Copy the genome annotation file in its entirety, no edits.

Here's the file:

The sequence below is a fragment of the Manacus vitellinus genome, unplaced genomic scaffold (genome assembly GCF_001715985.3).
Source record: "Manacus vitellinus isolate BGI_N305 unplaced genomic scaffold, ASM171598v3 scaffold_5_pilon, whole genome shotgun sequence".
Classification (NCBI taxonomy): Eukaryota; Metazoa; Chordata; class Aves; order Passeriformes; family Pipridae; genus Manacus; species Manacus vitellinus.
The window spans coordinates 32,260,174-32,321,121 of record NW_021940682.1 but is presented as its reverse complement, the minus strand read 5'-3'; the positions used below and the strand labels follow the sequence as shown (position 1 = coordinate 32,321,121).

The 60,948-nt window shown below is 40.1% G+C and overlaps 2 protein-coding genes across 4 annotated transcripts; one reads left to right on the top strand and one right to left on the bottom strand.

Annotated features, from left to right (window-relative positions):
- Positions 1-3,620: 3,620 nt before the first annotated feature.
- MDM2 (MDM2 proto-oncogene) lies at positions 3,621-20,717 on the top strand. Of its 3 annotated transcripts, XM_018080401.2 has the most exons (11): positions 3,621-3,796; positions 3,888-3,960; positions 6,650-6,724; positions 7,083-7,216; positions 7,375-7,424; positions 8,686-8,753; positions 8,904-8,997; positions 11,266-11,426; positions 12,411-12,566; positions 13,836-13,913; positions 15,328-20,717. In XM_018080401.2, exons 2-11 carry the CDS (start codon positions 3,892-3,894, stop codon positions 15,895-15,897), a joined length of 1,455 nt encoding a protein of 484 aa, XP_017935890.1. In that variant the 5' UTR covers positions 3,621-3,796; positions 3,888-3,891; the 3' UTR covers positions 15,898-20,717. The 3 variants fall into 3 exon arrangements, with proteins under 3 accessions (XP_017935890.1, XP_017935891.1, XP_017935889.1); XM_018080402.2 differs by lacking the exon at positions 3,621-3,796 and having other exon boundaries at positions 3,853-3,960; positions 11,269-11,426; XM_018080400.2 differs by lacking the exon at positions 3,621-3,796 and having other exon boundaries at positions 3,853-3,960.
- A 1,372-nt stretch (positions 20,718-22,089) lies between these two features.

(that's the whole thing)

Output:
The sequence below is a fragment of the Manacus vitellinus genome, unplaced genomic scaffold (genome assembly GCF_001715985.3).
Source record: "Manacus vitellinus isolate BGI_N305 unplaced genomic scaffold, ASM171598v3 scaffold_5_pilon, whole genome shotgun sequence".
Classification (NCBI taxonomy): Eukaryota; Metazoa; Chordata; class Aves; order Passeriformes; family Pipridae; genus Manacus; species Manacus vitellinus.
The window spans coordinates 32,260,174-32,321,121 of record NW_021940682.1 but is presented as its reverse complement, the minus strand read 5'-3'; the positions used below and the strand labels follow the sequence as shown (position 1 = coordinate 32,321,121).

The 60,948-nt window shown below is 40.1% G+C and overlaps 2 protein-coding genes across 4 annotated transcripts; one reads left to right on the top strand and one right to left on the bottom strand.

Annotated features, from left to right (window-relative positions):
- Positions 1-3,620: 3,620 nt before the first annotated feature.
- MDM2 (MDM2 proto-oncogene) lies at positions 3,621-20,717 on the top strand. Of its 3 annotated transcripts, XM_018080401.2 has the most exons (11): positions 3,621-3,796; positions 3,888-3,960; positions 6,650-6,724; positions 7,083-7,216; positions 7,375-7,424; positions 8,686-8,753; positions 8,904-8,997; positions 11,266-11,426; positions 12,411-12,566; positions 13,836-13,913; positions 15,328-20,717. In XM_018080401.2, exons 2-11 carry the CDS (start codon positions 3,892-3,894, stop codon positions 15,895-15,897), a joined length of 1,455 nt encoding a protein of 484 aa, XP_017935890.1. In that variant the 5' UTR covers positions 3,621-3,796; positions 3,888-3,891; the 3' UTR covers positions 15,898-20,717. The 3 variants fall into 3 exon arrangements, with proteins under 3 accessions (XP_017935890.1, XP_017935891.1, XP_017935889.1); XM_018080402.2 differs by lacking the exon at positions 3,621-3,796 and having other exon boundaries at positions 3,853-3,960; positions 11,269-11,426; XM_018080400.2 differs by lacking the exon at positions 3,621-3,796 and having other exon boundaries at positions 3,853-3,960.
- A 1,372-nt stretch (positions 20,718-22,089) lies between these two features.